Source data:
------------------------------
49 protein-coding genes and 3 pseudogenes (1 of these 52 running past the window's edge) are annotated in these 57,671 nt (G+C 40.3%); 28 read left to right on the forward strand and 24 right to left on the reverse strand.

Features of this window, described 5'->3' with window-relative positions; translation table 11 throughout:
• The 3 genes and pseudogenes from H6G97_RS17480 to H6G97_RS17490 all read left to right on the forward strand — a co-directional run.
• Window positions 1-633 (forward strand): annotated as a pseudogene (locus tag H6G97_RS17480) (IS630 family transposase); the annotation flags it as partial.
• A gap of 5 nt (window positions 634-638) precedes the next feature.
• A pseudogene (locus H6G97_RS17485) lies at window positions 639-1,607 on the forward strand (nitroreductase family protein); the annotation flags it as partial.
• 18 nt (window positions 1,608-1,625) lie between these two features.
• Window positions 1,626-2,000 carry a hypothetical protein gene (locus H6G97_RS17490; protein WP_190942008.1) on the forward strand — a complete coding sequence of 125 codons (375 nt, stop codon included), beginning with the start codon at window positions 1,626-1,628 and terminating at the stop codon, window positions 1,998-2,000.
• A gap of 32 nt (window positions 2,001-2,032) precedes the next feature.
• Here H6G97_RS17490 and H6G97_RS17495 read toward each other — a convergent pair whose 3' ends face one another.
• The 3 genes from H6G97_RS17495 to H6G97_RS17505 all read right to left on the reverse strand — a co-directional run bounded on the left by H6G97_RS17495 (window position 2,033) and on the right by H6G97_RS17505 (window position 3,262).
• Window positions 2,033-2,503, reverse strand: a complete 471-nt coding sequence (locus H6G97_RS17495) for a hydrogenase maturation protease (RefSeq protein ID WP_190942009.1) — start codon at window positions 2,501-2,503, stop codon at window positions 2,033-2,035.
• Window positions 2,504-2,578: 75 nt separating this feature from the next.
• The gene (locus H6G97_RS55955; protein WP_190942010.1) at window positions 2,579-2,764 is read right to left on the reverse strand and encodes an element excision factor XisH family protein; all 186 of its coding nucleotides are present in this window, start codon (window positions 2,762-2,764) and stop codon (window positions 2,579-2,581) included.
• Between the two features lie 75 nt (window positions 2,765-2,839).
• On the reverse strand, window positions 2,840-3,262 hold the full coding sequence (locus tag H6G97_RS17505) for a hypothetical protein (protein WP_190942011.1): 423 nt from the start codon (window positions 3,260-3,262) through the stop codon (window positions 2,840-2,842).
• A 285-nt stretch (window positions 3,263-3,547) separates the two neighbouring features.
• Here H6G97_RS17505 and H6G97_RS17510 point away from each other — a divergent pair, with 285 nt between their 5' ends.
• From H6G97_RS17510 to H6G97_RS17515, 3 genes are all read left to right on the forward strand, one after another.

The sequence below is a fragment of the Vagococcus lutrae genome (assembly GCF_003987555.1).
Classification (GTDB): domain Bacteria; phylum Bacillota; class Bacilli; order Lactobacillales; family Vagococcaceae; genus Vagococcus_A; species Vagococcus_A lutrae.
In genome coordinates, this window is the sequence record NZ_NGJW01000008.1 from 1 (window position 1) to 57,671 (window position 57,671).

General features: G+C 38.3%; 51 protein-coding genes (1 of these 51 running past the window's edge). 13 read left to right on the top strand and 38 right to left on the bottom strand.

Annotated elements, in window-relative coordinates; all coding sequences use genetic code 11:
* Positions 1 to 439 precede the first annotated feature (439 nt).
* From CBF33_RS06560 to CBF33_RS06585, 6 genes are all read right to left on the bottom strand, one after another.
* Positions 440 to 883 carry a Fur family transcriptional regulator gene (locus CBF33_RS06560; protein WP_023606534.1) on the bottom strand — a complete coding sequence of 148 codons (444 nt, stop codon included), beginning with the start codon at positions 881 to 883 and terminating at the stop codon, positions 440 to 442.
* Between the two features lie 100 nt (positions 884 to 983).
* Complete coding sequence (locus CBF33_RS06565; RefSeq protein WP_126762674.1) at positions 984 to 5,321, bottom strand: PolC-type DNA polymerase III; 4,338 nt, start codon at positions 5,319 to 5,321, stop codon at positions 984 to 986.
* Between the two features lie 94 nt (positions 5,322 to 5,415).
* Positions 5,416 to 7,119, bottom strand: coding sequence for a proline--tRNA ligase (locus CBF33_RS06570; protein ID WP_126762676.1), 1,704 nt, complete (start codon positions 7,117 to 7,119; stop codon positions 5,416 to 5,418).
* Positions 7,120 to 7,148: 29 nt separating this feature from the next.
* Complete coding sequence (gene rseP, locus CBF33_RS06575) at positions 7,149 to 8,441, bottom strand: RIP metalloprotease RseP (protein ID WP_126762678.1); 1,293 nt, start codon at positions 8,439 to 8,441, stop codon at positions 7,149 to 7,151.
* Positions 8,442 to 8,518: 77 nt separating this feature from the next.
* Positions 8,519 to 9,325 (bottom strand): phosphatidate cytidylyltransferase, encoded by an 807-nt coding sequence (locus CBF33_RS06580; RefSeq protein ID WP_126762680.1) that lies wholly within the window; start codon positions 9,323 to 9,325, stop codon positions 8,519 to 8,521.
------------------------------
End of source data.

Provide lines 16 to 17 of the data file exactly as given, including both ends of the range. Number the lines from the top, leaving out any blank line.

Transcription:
• On the reverse strand, window positions 2,840-3,262 hold the full coding sequence (locus tag H6G97_RS17505) for a hypothetical protein (protein WP_190942011.1): 423 nt from the start codon (window positions 3,260-3,262) through the stop codon (window positions 2,840-2,842).
• A 285-nt stretch (window positions 3,263-3,547) separates the two neighbouring features.